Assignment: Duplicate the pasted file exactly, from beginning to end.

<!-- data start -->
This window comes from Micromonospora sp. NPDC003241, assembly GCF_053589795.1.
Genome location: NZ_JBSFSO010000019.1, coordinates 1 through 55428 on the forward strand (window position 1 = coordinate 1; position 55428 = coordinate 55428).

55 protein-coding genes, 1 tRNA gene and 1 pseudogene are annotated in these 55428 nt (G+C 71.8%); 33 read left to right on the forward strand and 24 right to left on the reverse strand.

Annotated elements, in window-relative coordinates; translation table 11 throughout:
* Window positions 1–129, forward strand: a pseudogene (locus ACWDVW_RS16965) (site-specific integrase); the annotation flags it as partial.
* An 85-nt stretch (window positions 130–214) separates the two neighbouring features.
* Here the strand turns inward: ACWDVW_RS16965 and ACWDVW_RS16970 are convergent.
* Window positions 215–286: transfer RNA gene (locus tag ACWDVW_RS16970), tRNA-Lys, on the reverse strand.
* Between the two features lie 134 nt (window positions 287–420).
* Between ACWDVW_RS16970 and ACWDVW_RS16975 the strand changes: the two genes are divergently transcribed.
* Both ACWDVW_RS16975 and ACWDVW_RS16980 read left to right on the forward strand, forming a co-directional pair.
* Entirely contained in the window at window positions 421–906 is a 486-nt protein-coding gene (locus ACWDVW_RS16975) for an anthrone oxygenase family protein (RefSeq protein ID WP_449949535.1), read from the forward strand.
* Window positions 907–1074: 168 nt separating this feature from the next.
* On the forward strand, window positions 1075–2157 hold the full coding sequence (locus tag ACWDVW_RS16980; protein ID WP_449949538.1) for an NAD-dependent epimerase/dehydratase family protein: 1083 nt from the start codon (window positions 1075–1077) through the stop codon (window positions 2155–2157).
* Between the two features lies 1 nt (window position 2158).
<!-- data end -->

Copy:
This window comes from Micromonospora sp. NPDC003241, assembly GCF_053589795.1.
Genome location: NZ_JBSFSO010000019.1, coordinates 1 through 55428 on the forward strand (window position 1 = coordinate 1; position 55428 = coordinate 55428).

55 protein-coding genes, 1 tRNA gene and 1 pseudogene are annotated in these 55428 nt (G+C 71.8%); 33 read left to right on the forward strand and 24 right to left on the reverse strand.

Annotated elements, in window-relative coordinates; translation table 11 throughout:
* Window positions 1–129, forward strand: a pseudogene (locus ACWDVW_RS16965) (site-specific integrase); the annotation flags it as partial.
* An 85-nt stretch (window positions 130–214) separates the two neighbouring features.
* Here the strand turns inward: ACWDVW_RS16965 and ACWDVW_RS16970 are convergent.
* Window positions 215–286: transfer RNA gene (locus tag ACWDVW_RS16970), tRNA-Lys, on the reverse strand.
* Between the two features lie 134 nt (window positions 287–420).
* Between ACWDVW_RS16970 and ACWDVW_RS16975 the strand changes: the two genes are divergently transcribed.
* Both ACWDVW_RS16975 and ACWDVW_RS16980 read left to right on the forward strand, forming a co-directional pair.
* Entirely contained in the window at window positions 421–906 is a 486-nt protein-coding gene (locus ACWDVW_RS16975) for an anthrone oxygenase family protein (RefSeq protein ID WP_449949535.1), read from the forward strand.
* Window positions 907–1074: 168 nt separating this feature from the next.
* On the forward strand, window positions 1075–2157 hold the full coding sequence (locus tag ACWDVW_RS16980; protein ID WP_449949538.1) for an NAD-dependent epimerase/dehydratase family protein: 1083 nt from the start codon (window positions 1075–1077) through the stop codon (window positions 2155–2157).
* Between the two features lies 1 nt (window position 2158).